Adjustment psychology begins from the implicit premise that, well, even if society isn’t perfect, fighting for social change is outside the professional purview of the mental health worker. PHL psychology begins with a different understanding: since no individual can thrive while adapting to or trying futilely to transcend a systematically oppressive and unequal society, since oppressive social orders are psychologically harmful to everyone in them, including the oppressors, its project is inherently, unavoidably about changing the system – about fighting for and working together to create a society that will not only cease to systematically cause psychological harm but will foster psychological well being and true fulfillment.12 As Martín-Baró writes,
If the foundation for a people’s mental health lies in the existence of humanizing relationships, of collective ties within which and through which the personal humanity of each individual is acknowledged and in which no one’s reality is denied, then the building of a new society, or at least a better and more just society, is not only an economic and political problem; it is also essentially a mental health problem. (Writings, p. 120)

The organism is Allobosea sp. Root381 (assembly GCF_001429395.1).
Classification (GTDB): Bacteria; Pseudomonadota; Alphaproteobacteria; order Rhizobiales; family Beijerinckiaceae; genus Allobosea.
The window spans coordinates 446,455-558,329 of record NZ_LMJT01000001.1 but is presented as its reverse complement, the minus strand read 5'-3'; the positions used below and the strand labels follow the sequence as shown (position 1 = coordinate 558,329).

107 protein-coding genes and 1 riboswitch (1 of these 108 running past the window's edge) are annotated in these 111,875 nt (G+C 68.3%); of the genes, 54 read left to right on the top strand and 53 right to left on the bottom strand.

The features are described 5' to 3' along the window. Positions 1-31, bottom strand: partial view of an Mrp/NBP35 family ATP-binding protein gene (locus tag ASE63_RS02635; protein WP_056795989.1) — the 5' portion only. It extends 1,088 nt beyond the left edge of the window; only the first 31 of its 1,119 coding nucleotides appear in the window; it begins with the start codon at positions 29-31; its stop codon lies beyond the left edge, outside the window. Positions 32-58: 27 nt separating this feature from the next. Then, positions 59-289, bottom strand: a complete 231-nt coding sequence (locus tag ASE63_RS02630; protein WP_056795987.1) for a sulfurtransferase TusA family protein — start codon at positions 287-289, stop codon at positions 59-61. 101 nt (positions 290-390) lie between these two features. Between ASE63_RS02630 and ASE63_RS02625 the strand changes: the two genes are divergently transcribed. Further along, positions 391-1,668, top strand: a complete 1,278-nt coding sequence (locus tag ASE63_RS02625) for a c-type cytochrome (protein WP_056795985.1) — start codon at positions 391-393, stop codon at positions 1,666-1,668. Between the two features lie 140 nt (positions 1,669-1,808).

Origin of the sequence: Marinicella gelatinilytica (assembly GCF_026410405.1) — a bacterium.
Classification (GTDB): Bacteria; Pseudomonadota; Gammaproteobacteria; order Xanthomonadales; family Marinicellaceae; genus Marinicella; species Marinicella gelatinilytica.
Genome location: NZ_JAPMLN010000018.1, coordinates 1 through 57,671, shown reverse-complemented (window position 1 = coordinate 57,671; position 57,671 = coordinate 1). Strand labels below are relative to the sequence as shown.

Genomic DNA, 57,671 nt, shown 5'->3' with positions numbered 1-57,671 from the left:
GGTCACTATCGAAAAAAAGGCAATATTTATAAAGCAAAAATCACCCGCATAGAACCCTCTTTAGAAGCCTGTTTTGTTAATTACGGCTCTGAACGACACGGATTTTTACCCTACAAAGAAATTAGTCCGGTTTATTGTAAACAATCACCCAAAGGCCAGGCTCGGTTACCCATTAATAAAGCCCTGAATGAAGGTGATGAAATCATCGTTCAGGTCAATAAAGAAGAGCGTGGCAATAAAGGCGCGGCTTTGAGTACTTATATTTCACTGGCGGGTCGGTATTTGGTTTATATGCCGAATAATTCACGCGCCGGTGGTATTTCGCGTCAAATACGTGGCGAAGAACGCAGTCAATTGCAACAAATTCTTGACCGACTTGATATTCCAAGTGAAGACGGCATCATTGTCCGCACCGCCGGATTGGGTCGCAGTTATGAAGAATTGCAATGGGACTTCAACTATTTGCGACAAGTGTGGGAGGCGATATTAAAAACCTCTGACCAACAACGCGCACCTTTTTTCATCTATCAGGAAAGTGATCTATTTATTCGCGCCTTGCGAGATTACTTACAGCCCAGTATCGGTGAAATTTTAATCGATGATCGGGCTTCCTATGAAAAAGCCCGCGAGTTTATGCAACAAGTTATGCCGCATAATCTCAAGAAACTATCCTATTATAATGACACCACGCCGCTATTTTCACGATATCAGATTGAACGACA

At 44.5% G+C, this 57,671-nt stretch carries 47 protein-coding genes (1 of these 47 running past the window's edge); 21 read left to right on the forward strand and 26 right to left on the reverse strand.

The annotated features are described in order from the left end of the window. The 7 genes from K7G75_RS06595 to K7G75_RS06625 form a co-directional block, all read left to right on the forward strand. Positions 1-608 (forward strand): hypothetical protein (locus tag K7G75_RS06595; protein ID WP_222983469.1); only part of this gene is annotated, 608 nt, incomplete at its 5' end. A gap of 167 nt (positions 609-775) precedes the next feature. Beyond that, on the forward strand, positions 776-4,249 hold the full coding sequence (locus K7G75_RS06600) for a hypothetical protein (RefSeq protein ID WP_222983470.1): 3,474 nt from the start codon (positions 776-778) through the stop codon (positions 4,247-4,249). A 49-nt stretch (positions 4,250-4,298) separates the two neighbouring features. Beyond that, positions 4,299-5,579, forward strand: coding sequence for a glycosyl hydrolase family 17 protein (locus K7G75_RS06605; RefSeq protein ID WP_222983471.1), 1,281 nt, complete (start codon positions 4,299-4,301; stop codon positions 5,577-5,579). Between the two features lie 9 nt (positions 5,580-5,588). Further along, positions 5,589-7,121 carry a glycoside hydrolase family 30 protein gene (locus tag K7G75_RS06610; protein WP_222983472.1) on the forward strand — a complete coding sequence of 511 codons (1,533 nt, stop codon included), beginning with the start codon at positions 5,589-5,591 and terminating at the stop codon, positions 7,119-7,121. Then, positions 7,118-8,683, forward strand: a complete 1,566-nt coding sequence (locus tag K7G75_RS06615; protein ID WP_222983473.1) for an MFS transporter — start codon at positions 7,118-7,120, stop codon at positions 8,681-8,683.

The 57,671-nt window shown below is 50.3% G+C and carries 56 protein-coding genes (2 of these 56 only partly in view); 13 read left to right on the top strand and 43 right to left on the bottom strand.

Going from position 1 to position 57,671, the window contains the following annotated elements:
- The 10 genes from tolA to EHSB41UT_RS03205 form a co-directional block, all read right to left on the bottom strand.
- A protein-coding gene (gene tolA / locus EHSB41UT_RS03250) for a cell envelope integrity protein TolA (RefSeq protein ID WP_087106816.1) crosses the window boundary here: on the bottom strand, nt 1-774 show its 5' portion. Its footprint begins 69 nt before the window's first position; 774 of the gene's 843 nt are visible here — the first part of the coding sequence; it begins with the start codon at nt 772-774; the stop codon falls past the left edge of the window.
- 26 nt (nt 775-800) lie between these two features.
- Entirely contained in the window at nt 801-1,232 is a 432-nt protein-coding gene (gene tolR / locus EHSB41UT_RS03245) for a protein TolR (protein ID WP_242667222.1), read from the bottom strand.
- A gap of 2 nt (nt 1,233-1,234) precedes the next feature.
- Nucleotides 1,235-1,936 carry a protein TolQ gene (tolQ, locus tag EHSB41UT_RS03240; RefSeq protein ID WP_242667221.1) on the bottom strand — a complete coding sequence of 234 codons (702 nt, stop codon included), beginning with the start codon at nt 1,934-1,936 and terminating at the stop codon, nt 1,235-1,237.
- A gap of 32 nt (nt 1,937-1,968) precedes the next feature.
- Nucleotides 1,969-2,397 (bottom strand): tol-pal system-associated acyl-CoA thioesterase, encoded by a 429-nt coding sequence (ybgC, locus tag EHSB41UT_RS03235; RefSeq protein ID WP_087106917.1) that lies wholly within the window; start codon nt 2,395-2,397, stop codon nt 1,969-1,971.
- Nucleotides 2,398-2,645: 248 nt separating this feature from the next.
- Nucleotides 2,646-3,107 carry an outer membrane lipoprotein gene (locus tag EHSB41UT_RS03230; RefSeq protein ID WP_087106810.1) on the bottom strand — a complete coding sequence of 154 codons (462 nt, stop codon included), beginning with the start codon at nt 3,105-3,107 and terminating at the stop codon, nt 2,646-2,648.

As Martín-Baró explains in the quotation at the beginning of this post, this doesn’t mean that individual troubles can all easily or directly be related back, much less reduced, to large-scale structural causes. The “brutalizing logics of power” show their effects in troubled minds, but the relationship between oppressive systems and psychological experiences and troubles is of course highly complex.